Three women whose lives have drawn them from Sarah Lawrence to the farm, the ranch, and the winery—with many interesting stopovers in between.
The Rancher: Elaine Wolf ’48
Elaine Schlesinger Wolf’s initiation into the cattle business took place shortly after the Sarah Lawrence graduate arrived at Wagonhammer Cattle Company as a new bride from a big city, eager to adjust to life in Nebraska’s remote sand hills. When the animals needed to be weighed one day and the ranch was shorthanded—as was often the case in the early years—Elaine stepped in. Open to becoming a rancher but armed only with a degree in early childhood education, she began by hustling 1,500-pound animals into a weighing pen...
“I never prepared for a life as a cattle farmer’s wife,” she recalls of her marriage to Harvard Law School student James Wolf, who joined his family’s business after graduation. Living in a small town—like ranching—was an adventure for the young woman who grew up in Denver and spent four years relishing New York City as a student in Bronxville.
“But I always enjoyed animals and livestock, and small town living appealed to me,” she remembers of those early years.“ So I was willing to try this experiment. I guess I’ve been trying it ever since.”
Over the years, she learned the cattle business by riding horseback into Nebraska’s sand hills to check the herd’s supplies of salt and minerals, by managing the ranch’s personnel and by overseeing an office that grew from a one-room central command post to the modern computer-run facility it is today. Elaine is now listed as vice president of Wagonhammer Cattle, an operation with a registered Angus herd of 400 mother cows that produces performance-tested bulls and heifers for commercial cattlemen throughout the central United States.
Ranching, and moving to Albion, Nebraska, worked out well for her. “I discovered that in a small town a person really matters,” she says, “because if you don’t go out and raise funds for the school band or the hospital, it won’t happen. In a city if you don’t do it, someone else will.”
Elaine’s husband died last year, and the business is now being overseen by the couple’s son Jay, 43. There are three other grown children (another son and two daughters), as well as 10 grandchildren, one of whom is nine years old and already managing a small herd of his own.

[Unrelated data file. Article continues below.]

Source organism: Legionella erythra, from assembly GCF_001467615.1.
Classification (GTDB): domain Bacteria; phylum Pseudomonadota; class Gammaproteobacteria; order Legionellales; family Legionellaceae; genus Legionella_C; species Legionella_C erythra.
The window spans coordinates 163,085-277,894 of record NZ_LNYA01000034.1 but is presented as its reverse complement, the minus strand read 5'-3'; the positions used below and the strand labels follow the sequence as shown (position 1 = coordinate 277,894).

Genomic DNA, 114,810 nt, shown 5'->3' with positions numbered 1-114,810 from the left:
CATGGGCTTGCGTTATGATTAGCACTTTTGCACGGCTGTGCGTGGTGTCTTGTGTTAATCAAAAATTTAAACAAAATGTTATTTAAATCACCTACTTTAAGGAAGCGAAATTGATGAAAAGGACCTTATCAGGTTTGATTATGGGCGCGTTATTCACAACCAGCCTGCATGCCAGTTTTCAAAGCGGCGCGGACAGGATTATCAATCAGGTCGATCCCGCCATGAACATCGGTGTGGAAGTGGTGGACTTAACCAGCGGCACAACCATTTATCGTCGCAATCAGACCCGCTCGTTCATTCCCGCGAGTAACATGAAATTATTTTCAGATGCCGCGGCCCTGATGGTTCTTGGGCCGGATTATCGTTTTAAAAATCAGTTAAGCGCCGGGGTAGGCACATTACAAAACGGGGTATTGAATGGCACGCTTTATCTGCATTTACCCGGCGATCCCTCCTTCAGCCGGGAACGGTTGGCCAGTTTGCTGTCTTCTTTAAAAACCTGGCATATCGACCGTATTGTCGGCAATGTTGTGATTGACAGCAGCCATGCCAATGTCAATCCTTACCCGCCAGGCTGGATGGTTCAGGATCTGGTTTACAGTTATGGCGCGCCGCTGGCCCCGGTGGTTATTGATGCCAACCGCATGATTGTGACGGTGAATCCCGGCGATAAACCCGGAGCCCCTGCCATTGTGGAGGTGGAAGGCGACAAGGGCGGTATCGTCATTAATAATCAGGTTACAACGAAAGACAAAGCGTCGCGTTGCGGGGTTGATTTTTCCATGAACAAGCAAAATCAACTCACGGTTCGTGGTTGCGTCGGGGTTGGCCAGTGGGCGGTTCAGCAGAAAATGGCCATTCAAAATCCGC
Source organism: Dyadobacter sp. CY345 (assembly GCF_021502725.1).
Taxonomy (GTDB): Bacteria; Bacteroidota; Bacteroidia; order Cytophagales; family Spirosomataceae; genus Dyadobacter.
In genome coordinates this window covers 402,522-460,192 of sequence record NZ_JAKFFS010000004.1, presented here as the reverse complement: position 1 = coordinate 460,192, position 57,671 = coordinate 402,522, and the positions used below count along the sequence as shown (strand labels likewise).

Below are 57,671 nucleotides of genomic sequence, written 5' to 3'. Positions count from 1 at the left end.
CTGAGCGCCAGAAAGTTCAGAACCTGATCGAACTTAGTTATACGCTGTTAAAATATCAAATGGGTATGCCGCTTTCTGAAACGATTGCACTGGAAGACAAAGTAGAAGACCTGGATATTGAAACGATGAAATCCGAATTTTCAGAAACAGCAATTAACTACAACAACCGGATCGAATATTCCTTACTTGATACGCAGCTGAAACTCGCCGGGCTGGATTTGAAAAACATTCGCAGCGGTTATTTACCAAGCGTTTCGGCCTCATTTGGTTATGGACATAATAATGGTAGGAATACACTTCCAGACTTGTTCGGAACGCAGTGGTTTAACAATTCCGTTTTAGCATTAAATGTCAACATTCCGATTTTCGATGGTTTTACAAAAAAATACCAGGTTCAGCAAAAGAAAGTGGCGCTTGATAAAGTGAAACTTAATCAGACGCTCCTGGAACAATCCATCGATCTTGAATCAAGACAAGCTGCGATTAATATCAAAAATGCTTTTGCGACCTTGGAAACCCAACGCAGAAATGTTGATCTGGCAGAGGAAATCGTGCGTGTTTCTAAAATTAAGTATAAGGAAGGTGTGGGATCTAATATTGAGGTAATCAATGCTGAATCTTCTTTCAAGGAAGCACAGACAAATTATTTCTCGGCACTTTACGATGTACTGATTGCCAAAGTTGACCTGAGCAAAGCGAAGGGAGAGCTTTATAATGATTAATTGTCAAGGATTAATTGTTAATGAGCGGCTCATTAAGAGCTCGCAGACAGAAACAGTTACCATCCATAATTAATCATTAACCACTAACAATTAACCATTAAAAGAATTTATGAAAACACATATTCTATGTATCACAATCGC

What began when two immigrant brothers, butchers from Germany, purchased land in the late 1800s and raised their own cattle, is now being carried on by the next generation, Wolf says, adding: “In time, they’ll bring wives home who will—just as I did—learn to love this way of life.”
The Farmer: Luba Staller ’50
Luba Byman Staller’s cello has accompanied her from the High School of Music and Art in New York City, where she first studied music seriously, to Tehran and other locales in the Middle East, where her farmer husband worked during the 1970s, and on to central California and the avocado farm they now own.
“It’s been quite an odyssey of where I lived and how I adjusted,” Staller says, explaining that her cellos—she now has two, a Lorenzo Ventapane and a Paul Schubach—have over the years served as her calling card in new communities. “I’ve learned from all the moving we’ve done that nobody knocks on your door, that you have to involve yourself in the community,” she says. “It was wonderful having a cello, and that’s probably why, through all those years, I never gave it up.”
Luba married her husband Bob right after college. “I didn’t know what I was getting into. I never thought that being in agriculture would mean we’d travel so much.” Since 1978, though, they have lived in one place—on Morro Creek Ranch—as one of the larger avocado growers in San Luis Obispo County. Of its 348 acres, the ranch boasts 200 acres of orchard, the majority of which is devoted to the Haas avocado. While most of the fruit is sold to packing houses in southern California, the Stallers also broker their produce to restaurants and smaller-scale grocery stores. The third facet of the business is La Palapa, a year-round roadside fruit stand selling avocados and avocado-related products, including Luba’s avocado oil-based hand cream, called “This Is Serious,” which she developed in conjunction with a lab in 1986.